The Further Adventures of Indiana Jones 33 (January 1986)


This comic book is not a good one. I do not recommend it to Indiana Jones fans or even thirties adventure comic fans and certainly not to comic collectors. However, I do recommend it to anyone who ever liked a Steve Ditko comic. I realize that category probably overlaps with the ones previously mentioned but, in that case, such people need to relax and enjoy.

It’s a familiar story–hero in a strange town–with the Indiana Jones and period dressings. That situation gives Ditko a lot to do, starting with talking head confrontations. Marvel must have been targeting younger teens with Further Adventures, but this story plays like an old chaste horror comic. Only it’s not and it’s got this lazy Ditko art, inked very roundly, and somehow it’s all magnificent.

There’s even an excellent moment from Grant in it; she’s learning how to present her characters.

It’s… worthwhile.



Magic, Murder and the Weather; writer, Linda Grant; penciller, Steve Ditko; inker, Danny Bulanadi; colorist, Ken Feduniewicz; letterer, Diana Albers; editor, Ralph Macchio; publisher, Marvel Comics.

Minimum Wage 2 (February 2014)

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Minimum Wage is sort of like a sitcom where none of the people are particularly attractive or particularly funny. They aren’t actually funny with each other. It’s like if you had a sitcom with a bunch of Newman clones and they never told any funny jokes.

Obviously, Fingerman’s not just going for humor. He’s got a statement he wants to make about marriage, divorce, hippies, metal, Uzbeks and maybe video games. Not video games. Something else is in there. The Internet, maybe.

Some of the pages are paced really well, some of the details are slightly amusing. What’s strange is how Fingerman moves his character through this endless supporting cast. He hangs out with his main friends, then his girlfriend, then some other friend, then some other friend, then the girlfriend again. Maybe if the protagonist was mildly interesting.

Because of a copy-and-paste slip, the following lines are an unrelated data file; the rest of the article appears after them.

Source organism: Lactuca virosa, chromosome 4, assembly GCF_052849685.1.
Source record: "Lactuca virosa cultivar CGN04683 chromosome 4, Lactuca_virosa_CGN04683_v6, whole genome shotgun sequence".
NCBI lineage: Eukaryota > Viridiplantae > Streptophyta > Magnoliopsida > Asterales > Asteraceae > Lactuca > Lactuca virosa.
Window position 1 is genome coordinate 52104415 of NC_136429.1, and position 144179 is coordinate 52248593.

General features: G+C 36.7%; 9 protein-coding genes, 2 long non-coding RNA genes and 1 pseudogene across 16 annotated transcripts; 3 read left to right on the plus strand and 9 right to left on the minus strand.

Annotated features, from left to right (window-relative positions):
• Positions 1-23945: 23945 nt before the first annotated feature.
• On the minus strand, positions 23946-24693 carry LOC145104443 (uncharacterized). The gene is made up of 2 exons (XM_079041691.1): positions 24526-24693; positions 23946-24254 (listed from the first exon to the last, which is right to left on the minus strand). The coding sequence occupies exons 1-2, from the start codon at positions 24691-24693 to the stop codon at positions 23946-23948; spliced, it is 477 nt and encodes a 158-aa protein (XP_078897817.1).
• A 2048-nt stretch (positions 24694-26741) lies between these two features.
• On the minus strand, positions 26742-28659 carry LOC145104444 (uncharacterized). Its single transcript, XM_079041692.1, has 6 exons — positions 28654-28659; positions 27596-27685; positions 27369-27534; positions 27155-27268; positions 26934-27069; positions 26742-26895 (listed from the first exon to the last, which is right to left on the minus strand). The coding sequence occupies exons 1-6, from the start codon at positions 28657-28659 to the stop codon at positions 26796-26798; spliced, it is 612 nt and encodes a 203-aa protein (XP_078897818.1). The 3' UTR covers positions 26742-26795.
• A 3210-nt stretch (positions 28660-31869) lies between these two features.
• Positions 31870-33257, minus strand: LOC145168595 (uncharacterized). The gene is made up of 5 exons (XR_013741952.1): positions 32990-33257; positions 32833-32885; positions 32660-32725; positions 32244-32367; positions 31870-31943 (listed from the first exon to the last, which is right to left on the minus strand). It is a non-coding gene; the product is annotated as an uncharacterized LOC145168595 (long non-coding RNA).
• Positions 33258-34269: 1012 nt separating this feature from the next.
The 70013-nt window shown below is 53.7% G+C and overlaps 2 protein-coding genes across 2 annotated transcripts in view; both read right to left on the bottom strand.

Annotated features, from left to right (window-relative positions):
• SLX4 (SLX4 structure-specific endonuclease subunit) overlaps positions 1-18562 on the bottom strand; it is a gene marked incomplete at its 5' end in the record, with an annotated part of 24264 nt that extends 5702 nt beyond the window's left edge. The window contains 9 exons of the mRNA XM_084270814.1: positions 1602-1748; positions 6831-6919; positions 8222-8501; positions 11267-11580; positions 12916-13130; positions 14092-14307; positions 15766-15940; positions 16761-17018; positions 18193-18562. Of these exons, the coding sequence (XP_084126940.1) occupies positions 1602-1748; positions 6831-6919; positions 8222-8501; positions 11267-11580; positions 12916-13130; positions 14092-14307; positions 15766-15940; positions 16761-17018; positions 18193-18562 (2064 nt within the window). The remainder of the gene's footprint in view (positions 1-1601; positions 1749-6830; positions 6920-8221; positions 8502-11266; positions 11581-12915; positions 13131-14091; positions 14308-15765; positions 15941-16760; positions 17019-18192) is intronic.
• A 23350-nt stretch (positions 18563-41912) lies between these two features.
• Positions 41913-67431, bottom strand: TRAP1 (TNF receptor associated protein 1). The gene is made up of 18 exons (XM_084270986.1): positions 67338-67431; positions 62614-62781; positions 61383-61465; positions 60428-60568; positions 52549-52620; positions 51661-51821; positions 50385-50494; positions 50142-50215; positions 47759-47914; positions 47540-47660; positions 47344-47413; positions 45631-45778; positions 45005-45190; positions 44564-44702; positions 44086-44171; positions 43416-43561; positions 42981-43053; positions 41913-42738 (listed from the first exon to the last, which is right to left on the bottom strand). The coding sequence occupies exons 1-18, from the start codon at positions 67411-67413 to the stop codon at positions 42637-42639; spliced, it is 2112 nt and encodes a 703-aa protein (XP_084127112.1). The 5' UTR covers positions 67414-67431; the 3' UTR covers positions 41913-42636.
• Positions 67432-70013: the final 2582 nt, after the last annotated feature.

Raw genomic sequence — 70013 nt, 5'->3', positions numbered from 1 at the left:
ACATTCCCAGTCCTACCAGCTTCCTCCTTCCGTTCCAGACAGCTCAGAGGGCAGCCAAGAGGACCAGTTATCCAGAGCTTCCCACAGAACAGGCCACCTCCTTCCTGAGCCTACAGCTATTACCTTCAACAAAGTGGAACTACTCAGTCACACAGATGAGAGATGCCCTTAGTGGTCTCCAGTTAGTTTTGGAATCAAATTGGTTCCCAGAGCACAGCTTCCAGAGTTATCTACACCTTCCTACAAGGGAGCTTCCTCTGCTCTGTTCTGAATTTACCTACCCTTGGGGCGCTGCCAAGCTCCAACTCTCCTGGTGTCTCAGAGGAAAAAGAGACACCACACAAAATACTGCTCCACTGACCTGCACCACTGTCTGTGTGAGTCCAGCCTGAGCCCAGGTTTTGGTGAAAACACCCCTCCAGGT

Oh, Fingerman’s got the guy’s internal monologue down.

It’s just trite.


Writer and artist, Bob Fingerman; publisher, Image Comics.

Batman 399 (September 1986)


It’s a depressing issue, but Moench’s ambitious in that depression. He plays some of the thriller scenes like a melodrama–a guy storming over to have it out with the murderer of his girlfriend–while having Batman moon over Catwoman.

Most interesting is the scene where Bruce Wayne, cowl off, calls Catwoman on the phone and comes off desperate. Moench’s trying real hard at it.

He doesn’t make it. Not with that scene, not with the two or three breakup scenes in the rest of the issue, but he tries real hard. It’s too bad because it feels like Moench doing a course correction for the series, which had toyed with bringing a female compatriot in for the boys.

Sadly, no, Moench just wasted months hinting at it.

As his run winds down, there’s not much left for him to resolve. Batman’s going from pre to post-Crisis very quietly.



Strike Two!; writer, Doug Moench; artist, Tom Mandrake; colorist, Adrienne Roy; letterer, Albert De Guzman; editor, Len Wein; publisher, DC Comics.

Juice Squeezers 2 (February 2014)

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Oh, look, Lapham includes a cast list with pictures for Juice Squeezers. What an idea, actually giving your readers a reference when you have a lot of characters.

Lapham borrows from Love and Rockets as far dealing with a large cast of similar looking characters. He makes their actions defining, not their appearance, and frequently uses their names to get the reader familiar.

This issue has the team trying to save the old farm–giving the comic a very Hardy Boys retro detail–but the kid on the farm finds them and then finds one of the bugs. Interesting too is how Lapham doesn’t make the bugs scary or evil. It’s all from the team’s perspective, so they don’t scare.

There are the beginnings of a love triangle too and a rather amusing C plot about one of the kid’s paternal heritage.

Finished establishing up the ground situation, Lapham excels.



The Great Bug Elevator, Part Two: The Bug Who Came in from the Cold; writer and artist, David Lapham; colorist, Lee Loughridge; letterer, Nate Piekos; editor, Jim Gibbons; publisher, Dark Horse Comics.

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